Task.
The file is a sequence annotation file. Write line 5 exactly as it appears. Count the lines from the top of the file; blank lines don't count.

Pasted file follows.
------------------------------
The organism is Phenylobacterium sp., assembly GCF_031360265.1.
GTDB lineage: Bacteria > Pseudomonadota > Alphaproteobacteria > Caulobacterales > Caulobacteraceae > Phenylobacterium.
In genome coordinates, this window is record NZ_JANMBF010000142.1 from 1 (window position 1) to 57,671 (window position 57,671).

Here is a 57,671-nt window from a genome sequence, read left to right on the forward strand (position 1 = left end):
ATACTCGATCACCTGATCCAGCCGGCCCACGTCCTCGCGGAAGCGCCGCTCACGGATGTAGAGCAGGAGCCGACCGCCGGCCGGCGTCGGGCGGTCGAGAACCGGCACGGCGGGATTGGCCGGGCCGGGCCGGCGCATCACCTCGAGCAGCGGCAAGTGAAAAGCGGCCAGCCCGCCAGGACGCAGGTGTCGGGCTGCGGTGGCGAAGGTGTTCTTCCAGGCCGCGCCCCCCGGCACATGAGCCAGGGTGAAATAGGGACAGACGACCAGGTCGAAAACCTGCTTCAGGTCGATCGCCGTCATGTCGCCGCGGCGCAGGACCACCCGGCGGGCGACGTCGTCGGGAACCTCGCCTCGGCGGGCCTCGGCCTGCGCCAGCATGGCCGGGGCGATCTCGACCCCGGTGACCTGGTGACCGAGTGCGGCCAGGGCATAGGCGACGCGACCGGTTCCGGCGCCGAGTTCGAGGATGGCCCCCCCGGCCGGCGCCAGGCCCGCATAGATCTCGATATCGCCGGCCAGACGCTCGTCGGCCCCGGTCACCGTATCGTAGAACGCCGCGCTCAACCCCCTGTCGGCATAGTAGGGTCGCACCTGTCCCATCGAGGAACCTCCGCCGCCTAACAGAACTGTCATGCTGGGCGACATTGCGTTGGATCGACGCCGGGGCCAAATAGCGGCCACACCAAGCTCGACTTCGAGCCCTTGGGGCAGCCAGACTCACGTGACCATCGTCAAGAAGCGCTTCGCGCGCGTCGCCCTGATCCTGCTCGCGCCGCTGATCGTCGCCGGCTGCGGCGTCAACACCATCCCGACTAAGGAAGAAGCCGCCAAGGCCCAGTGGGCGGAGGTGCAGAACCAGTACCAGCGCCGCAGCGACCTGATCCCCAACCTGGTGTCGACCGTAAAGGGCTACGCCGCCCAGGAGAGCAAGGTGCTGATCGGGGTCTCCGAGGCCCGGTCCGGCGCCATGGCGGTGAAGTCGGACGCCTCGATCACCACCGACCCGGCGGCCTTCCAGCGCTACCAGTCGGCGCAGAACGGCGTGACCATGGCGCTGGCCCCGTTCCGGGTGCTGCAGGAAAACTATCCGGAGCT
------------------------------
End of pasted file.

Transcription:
ATACTCGATCACCTGATCCAGCCGGCCCACGTCCTCGCGGAAGCGCCGCTCACGGATGTAGAGCAGGAGCCGACCGCCGGCCGGCGTCGGGCGGTCGAGAACCGGCACGGCGGGATTGGCCGGGCCGGGCCGGCGCATCACCTCGAGCAGCGGCAAGTGAAAAGCGGCCAGCCCGCCAGGACGCAGGTGTCGGGCTGCGGTGGCGAAGGTGTTCTTCCAGGCCGCGCCCCCCGGCACATGAGCCAGGGTGAAATAGGGACAGACGACCAGGTCGAAAACCTGCTTCAGGTCGATCGCCGTCATGTCGCCGCGGCGCAGGACCACCCGGCGGGCGACGTCGTCGGGAACCTCGCCTCGGCGGGCCTCGGCCTGCGCCAGCATGGCCGGGGCGATCTCGACCCCGGTGACCTGGTGACCGAGTGCGGCCAGGGCATAGGCGACGCGACCGGTTCCGGCGCCGAGTTCGAGGATGGCCCCCCCGGCCGGCGCCAGGCCCGCATAGATCTCGATATCGCCGGCCAGACGCTCGTCGGCCCCGGTCACCGTATCGTAGAACGCCGCGCTCAACCCCCTGTCGGCATAGTAGGGTCGCACCTGTCCCATCGAGGAACCTCCGCCGCCTAACAGAACTGTCATGCTGGGCGACATTGCGTTGGATCGACGCCGGGGCCAAATAGCGGCCACACCAAGCTCGACTTCGAGCCCTTGGGGCAGCCAGACTCACGTGACCATCGTCAAGAAGCGCTTCGCGCGCGTCGCCCTGATCCTGCTCGCGCCGCTGATCGTCGCCGGCTGCGGCGTCAACACCATCCCGACTAAGGAAGAAGCCGCCAAGGCCCAGTGGGCGGAGGTGCAGAACCAGTACCAGCGCCGCAGCGACCTGATCCCCAACCTGGTGTCGACCGTAAAGGGCTACGCCGCCCAGGAGAGCAAGGTGCTGATCGGGGTCTCCGAGGCCCGGTCCGGCGCCATGGCGGTGAAGTCGGACGCCTCGATCACCACCGACCCGGCGGCCTTCCAGCGCTACCAGTCGGCGCAGAACGGCGTGACCATGGCGCTGGCCCCGTTCCGGGTGCTGCAGGAAAACTATCCGGAGCT